crhilton 02-18-09 08:17 PM

I've had exploding tubes that I blew up below zero and they blew in a heated building. I promptly checked the pressure on the remaining tube and found it to be a few PSI higher than it was that morning: Nowhere near high enough to cause a burst. The culprit for me is a crappy tire that doesn't fit the rims right.

I ended up being called several times by the first floor. When I came down to fix it (cause they wouldn't quit calling) I found them all hovering around.

TrekJapan 02-18-09 08:25 PM

I was flying from Europe to the US once and about 10 minutes into the flight there was a HUGE bang. The sterwardess were all over the place and the Sky Marshalls got up and were pacing up and down while everyone was ordered to stay seated. After 15 minutes or so nobody could figure anything out and all returned to normal.

Prior to landing the guy behind me gets in the overhead compartment and yells "Sh**" and pulls out a ruptured soccer ball.

I told him he probably ought to tell the aircrew and he did.

John

buzzman 02-18-09 08:38 PM


Originally Posted by ItsJustMe (Post 8384934)
The warming up is not enough to do this without also having some other problem. The tire wasn't properly seated on the bead, or the tire was defective. Going from below freezing to room temp will only add 2 or 3 PSI, and tires are rated usually at least 50% below their bursting pressure.

It does sound like the tire was inflated way too far anyway, though.


It would be nice to blame the change in air temp but highly unlikely. More likely that putting a tire on a rim in below freezing temps means do it with frozen fingers, quick as you can, not too exact, probably not check the seating and pump it up and get out of there- but pay the penalty later when it just won't hold on the rim.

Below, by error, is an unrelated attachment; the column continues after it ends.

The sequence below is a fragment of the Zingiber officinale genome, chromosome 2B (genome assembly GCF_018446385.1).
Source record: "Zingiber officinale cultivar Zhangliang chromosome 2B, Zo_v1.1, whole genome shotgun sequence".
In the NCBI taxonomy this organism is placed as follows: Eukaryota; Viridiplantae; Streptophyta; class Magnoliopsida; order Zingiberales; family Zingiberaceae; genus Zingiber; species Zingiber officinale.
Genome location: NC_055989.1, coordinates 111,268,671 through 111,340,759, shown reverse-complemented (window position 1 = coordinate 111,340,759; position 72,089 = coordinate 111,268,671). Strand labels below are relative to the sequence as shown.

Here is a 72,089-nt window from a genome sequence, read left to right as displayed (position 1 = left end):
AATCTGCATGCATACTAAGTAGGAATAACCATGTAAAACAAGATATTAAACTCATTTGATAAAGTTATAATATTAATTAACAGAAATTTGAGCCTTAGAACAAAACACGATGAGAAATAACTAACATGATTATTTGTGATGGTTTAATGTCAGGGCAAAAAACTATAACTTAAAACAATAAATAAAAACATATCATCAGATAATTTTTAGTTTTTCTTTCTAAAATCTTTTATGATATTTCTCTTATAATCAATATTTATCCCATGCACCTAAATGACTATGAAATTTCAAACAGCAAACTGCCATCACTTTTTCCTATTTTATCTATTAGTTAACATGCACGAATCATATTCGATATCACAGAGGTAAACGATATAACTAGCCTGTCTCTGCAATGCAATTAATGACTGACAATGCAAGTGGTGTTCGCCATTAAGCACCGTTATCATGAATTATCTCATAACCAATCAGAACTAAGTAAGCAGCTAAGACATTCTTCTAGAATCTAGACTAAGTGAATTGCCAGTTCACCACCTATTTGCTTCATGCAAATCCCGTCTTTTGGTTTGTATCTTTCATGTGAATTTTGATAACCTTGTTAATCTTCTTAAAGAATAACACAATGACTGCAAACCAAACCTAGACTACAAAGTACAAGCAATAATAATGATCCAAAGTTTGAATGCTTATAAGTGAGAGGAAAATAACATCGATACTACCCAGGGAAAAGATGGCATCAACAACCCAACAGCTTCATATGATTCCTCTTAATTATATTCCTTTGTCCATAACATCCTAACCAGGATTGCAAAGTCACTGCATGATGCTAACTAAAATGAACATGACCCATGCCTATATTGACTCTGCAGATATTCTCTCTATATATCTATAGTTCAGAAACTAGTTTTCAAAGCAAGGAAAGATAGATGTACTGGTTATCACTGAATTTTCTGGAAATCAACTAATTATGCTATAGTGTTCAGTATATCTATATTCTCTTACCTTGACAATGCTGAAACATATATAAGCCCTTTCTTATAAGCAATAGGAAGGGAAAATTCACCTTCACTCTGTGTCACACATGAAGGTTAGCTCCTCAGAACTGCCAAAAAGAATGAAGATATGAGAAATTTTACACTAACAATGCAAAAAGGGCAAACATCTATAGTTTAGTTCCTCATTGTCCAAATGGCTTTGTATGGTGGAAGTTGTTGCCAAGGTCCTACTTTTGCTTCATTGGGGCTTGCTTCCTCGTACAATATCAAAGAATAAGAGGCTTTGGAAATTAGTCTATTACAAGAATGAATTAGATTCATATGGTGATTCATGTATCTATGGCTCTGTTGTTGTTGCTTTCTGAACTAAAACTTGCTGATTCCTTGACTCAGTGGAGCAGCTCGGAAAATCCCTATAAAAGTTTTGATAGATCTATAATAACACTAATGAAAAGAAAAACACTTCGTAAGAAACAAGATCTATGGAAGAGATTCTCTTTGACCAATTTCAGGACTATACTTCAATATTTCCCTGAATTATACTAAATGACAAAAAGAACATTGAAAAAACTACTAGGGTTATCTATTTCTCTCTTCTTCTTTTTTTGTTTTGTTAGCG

surfrider 02-18-09 08:49 PM


Originally Posted by TrekJapan (Post 8385632)
I was flying from Europe to the US once and about 10 minutes into the flight there was a HUGE bang. The sterwardess were all over the place and the Sky Marshalls got up and were pacing up and down while everyone was ordered to stay seated. After 15 minutes or so nobody could figure anything out and all returned to normal.

Prior to landing the guy behind me gets in the overhead compartment and yells "Sh**" and pulls out a ruptured soccer ball.

I told him he probably ought to tell the aircrew and he did.

John

I had a bag of Doritos 'explode' on an airplane (pre-9/11). Opened the overhead bin and everything inside the bin, including my fleece jacket, was covered in Doritos crumbs! I found out the cabins are pressurized to the equivalent of 8k-10k ft.

Pig_Chaser 02-18-09 09:26 PM

I had this happen to me and blamed the temp change too. Turns out it was a gash in the sidewall that contributed.

Yan 02-18-09 11:23 PM

Last fall, I had a tire blow off the rim due to an incorrectly seated bead. I was using a Topeak Road Morph, so my ear was right next to it. My hearing took half an hour to recover. Now I wear ear plugs when I pump up tires that have just been installed.

AndrewP 02-19-09 09:40 AM


Originally Posted by jimmyr (Post 8384556)
"Somebody" had ridden their bike into work yesterday. The weather that morning was a few degrees below freezing. Before he began his morning commute, the culprit had pumped his new tubes up to the tire's pressure capacity.

The new tube was pinched under the bead when he installed it

truman 02-19-09 09:50 AM


Originally Posted by AndrewP (Post 8387904)
The new tube was pinched under the bead when he installed it

OR the rim strip had slipped, exposing a spoke hole which sliced the tube, OR the tire had a defective bead which didn't hold - both of which are reasons I've had explosive blowouts on bikes I wasn't actually riding at the moment of the explosion.